As the High Holy Day season and the New Year 5775 are about to begin, it is time for us to engage in the serious process of heshbon ha-nefesh: taking a spiritual accounting of our souls, making amends for our shortcomings of the past year and promising to do better in the year to come.
Even though the New Year hasn’t yet begun, we know that as soon as it does, we will encounter our old friend, our yetzer ha-ra, our inclination toward evil, who is eager and willing to provide us with many opportunities to stray from the path of our resolve to do good in the New Year.
Jewish tradition teaches us that we each have two inclinations, or instincts, within us at all times. We have our yetzer ha-tov, our inclination pulling us toward good, and our yetzer ha-ra, our inclination pulling us toward evil. The two are in constant tension with each other as we make our daily decisions.
Rabbinic literature explains our yetzer ha-ra not as actual evil but rather as a force that powers human energy and is essential to life. This inner potential is capable of leading us toward the force of evil, but when we discipline this instinct and direct it toward good, our yetzer ha-ra adds creativity and constructive energy to our lives.
Another way to more fully grasp the magnitude of our yetzer ha-ra is to understand its root, yatzar. The word yetzer is found in our daily morning blessing, Elohai N’Shama, which begins, “The soul that you have given me, O God, is a pure one. You have created it and ‘yatzar,’ formed it, breathed it into me. …” The Hebrew root, yatzar, means to form, to fashion, to create.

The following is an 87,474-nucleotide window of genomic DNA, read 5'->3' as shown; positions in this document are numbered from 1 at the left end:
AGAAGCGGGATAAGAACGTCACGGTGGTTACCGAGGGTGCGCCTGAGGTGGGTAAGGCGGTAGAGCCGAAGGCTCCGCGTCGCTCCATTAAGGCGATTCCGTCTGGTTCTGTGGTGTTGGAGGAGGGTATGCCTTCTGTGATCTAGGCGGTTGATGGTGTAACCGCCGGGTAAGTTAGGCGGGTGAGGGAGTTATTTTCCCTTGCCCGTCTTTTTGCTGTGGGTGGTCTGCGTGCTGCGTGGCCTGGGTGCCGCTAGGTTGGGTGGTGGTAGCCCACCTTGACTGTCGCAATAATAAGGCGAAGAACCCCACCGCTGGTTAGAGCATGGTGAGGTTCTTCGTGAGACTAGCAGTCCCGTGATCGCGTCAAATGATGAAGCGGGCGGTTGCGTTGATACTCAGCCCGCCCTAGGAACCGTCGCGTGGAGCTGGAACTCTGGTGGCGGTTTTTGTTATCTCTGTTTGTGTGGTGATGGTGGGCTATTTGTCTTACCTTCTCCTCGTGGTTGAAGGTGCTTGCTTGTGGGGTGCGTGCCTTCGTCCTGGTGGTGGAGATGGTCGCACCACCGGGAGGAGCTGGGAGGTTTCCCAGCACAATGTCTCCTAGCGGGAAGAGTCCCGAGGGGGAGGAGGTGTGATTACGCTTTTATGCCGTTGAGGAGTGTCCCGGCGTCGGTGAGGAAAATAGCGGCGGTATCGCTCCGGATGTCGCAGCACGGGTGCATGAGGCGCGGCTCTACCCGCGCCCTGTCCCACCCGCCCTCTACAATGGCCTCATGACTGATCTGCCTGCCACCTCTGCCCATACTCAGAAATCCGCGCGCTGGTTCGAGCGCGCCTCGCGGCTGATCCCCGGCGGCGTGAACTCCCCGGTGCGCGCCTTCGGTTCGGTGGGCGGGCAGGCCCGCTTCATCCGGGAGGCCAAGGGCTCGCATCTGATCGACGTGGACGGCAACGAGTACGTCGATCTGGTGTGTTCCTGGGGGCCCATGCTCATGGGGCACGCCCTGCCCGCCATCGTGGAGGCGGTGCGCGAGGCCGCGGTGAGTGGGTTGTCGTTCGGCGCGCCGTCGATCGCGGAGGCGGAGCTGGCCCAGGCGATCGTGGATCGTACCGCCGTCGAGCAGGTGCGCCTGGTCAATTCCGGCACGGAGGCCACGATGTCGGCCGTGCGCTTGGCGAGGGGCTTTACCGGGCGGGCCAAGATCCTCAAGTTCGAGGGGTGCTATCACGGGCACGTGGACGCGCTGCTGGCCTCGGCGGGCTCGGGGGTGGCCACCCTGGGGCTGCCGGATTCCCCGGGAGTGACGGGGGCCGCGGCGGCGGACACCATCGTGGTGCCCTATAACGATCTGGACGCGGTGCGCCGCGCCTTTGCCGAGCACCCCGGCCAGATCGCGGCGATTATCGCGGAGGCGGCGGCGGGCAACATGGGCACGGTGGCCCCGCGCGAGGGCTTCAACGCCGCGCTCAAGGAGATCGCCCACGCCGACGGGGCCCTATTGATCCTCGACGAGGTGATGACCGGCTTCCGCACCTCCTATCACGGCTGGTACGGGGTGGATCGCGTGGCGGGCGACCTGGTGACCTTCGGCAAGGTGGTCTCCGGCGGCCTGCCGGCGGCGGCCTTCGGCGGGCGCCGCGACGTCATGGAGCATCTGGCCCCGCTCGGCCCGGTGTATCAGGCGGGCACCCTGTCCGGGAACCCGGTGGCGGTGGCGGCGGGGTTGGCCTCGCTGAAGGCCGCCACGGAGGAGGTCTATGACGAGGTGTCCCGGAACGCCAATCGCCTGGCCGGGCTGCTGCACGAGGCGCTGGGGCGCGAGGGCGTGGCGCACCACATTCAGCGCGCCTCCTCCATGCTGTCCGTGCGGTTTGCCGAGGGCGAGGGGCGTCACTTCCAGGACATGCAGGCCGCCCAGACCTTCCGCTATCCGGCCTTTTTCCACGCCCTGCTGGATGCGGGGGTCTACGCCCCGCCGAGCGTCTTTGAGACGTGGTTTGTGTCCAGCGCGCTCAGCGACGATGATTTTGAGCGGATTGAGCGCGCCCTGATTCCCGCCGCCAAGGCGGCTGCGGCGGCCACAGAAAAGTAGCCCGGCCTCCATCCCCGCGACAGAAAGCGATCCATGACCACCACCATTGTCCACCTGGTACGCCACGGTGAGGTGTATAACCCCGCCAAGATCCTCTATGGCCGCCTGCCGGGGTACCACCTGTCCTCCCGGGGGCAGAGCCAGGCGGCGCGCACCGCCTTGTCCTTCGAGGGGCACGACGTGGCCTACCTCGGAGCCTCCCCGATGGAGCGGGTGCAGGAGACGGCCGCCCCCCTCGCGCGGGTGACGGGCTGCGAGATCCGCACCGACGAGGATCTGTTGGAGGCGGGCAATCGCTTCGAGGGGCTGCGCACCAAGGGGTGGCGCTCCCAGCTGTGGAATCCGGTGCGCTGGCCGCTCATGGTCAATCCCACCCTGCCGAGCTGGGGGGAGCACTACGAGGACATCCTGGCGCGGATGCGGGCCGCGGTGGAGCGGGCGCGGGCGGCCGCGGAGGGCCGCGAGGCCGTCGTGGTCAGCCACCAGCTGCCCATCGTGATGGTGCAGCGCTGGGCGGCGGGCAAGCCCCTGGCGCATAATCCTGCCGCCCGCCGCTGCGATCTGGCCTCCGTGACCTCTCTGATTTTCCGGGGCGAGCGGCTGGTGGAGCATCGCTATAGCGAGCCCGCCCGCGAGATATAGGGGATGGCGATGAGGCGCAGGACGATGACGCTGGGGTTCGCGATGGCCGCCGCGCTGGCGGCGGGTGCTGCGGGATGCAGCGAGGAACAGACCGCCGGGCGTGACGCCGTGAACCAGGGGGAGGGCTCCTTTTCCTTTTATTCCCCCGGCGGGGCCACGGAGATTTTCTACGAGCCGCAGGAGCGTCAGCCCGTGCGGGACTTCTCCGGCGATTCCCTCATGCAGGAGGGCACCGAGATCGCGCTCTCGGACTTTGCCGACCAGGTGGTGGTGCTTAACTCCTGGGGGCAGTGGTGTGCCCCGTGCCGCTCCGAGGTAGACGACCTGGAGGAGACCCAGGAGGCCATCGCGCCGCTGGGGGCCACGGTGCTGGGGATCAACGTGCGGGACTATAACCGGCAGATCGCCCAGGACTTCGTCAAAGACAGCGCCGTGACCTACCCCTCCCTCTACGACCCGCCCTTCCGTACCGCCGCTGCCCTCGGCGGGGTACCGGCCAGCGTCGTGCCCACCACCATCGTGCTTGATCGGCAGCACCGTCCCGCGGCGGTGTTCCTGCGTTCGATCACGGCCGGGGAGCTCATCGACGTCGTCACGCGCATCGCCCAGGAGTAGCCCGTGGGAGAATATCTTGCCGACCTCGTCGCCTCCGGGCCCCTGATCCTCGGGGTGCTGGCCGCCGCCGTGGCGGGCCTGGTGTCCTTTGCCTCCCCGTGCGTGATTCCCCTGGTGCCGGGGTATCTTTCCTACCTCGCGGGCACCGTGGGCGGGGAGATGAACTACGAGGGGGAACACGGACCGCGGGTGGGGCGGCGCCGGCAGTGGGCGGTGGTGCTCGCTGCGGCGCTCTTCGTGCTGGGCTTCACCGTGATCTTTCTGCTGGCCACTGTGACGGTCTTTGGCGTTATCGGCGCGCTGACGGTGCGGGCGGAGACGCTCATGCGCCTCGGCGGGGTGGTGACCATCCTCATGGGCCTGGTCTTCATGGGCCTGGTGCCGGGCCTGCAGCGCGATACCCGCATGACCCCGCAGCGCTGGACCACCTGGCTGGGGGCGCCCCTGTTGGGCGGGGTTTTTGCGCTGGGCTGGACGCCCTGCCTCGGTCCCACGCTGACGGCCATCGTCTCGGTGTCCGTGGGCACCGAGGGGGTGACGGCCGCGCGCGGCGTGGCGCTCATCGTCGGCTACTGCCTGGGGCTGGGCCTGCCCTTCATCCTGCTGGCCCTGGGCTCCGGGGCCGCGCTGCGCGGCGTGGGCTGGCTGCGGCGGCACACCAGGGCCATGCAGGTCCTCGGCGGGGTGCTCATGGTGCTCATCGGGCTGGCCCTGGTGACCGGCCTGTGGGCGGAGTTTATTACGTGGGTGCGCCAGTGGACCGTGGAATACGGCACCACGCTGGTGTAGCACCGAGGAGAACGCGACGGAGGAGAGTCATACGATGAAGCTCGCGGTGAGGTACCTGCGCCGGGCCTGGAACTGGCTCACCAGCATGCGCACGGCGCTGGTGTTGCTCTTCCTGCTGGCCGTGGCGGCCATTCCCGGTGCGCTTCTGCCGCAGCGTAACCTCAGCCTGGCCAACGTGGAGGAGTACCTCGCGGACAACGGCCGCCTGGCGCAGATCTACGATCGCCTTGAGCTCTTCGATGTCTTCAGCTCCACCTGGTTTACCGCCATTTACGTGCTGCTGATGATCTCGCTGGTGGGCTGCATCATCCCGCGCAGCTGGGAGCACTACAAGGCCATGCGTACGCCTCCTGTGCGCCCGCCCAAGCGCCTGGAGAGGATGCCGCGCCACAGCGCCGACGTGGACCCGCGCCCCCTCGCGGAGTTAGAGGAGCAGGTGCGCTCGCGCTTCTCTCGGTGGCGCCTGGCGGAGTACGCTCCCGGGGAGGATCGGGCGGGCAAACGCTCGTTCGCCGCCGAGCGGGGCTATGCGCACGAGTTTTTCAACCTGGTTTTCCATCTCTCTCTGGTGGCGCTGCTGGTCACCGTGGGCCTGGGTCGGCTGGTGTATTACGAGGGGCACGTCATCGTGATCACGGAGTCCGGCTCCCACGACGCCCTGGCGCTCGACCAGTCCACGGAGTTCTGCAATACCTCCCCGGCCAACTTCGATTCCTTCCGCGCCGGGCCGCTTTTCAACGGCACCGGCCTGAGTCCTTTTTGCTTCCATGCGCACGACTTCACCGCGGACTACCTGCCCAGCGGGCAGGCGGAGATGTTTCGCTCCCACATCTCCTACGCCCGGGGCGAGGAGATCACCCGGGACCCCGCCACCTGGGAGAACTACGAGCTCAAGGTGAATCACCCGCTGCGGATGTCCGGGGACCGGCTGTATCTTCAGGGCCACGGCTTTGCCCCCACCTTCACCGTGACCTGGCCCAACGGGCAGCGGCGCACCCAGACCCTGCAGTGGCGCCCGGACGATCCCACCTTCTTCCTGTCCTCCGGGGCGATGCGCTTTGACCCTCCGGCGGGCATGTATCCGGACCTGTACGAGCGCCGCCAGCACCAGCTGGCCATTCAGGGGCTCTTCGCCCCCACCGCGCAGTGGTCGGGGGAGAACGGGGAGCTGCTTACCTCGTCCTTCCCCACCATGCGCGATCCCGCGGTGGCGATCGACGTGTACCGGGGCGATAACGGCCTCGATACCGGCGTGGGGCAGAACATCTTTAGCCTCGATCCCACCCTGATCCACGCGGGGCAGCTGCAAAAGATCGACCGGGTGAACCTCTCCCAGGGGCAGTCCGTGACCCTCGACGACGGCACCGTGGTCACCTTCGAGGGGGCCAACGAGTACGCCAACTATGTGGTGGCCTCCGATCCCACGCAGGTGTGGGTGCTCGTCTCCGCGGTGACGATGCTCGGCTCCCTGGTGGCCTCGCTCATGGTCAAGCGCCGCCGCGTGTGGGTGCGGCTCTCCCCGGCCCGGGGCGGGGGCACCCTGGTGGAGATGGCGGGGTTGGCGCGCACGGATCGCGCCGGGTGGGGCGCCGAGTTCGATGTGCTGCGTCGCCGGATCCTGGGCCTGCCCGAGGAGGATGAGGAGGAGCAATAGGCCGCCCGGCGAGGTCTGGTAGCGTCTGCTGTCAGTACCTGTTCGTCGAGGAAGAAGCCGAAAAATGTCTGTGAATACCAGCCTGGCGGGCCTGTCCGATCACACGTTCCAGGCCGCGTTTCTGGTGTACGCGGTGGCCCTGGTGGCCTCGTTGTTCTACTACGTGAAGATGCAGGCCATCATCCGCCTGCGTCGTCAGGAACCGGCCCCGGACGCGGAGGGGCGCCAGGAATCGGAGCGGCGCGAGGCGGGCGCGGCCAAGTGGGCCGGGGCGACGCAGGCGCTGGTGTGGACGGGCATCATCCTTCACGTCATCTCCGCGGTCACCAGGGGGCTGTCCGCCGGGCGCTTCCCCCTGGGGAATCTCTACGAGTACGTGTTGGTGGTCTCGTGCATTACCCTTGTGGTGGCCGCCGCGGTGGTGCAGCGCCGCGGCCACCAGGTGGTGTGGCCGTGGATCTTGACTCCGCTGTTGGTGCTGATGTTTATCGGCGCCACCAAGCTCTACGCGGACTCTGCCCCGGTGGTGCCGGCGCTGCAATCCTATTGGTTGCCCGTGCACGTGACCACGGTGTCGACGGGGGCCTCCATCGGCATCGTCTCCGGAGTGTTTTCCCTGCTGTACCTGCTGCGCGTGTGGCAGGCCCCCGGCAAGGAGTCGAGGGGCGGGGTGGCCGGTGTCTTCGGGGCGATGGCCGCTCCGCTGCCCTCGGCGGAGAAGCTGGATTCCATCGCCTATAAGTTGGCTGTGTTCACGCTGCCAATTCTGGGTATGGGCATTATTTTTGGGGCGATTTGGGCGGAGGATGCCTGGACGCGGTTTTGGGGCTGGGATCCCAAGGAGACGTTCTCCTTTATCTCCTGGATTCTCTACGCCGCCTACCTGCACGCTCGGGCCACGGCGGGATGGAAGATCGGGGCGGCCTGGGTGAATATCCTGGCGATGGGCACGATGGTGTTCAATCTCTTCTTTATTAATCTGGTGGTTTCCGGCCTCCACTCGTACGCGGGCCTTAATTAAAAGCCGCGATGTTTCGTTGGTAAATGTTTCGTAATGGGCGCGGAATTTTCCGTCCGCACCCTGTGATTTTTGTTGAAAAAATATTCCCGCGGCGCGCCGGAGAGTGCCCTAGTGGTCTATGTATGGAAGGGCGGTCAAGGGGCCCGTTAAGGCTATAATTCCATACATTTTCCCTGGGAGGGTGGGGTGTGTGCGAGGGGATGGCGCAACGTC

Perhaps rather than having two distinct inclinations, we have one that can go in two different directions. Our yetzer, our inclination, is not good, nor is it evil; it is vital to our living, and it comes from God. We learn from a Midrash in Genesis Rabbah 9:7 that, “were it not for our yetzer (implying our yetzer ha-ra but not stating so explicitly), no one would build a house or have children or engage in commerce.” Our yetzer, our inclination, is our life force; it is necessary. It is up to us to learn how to use it and channel it. Our free will and the choices we make in life determine whether our yetzer will lead us toward good or evil.
In Pirke Avot 4:1, we read, “Who is mighty? The one who subdues his yetzer.” Again, our rabbinic literature teaches us that it is not our job to eliminate our yetzer, simply to control it, to refuse to yield to its temptation and to use it toward our good.
May the year 5775 bring us all health, happiness and increased awareness of the magnitude and positive channeling of our yetzer, both ha-ra and ha-tov.
Rabbi Andrew Klein (firstname.lastname@example.org) is rabbi of Temple Habonim in Barrington and secretary/treasurer of the Board of Rabbis of Greater Rhode Island.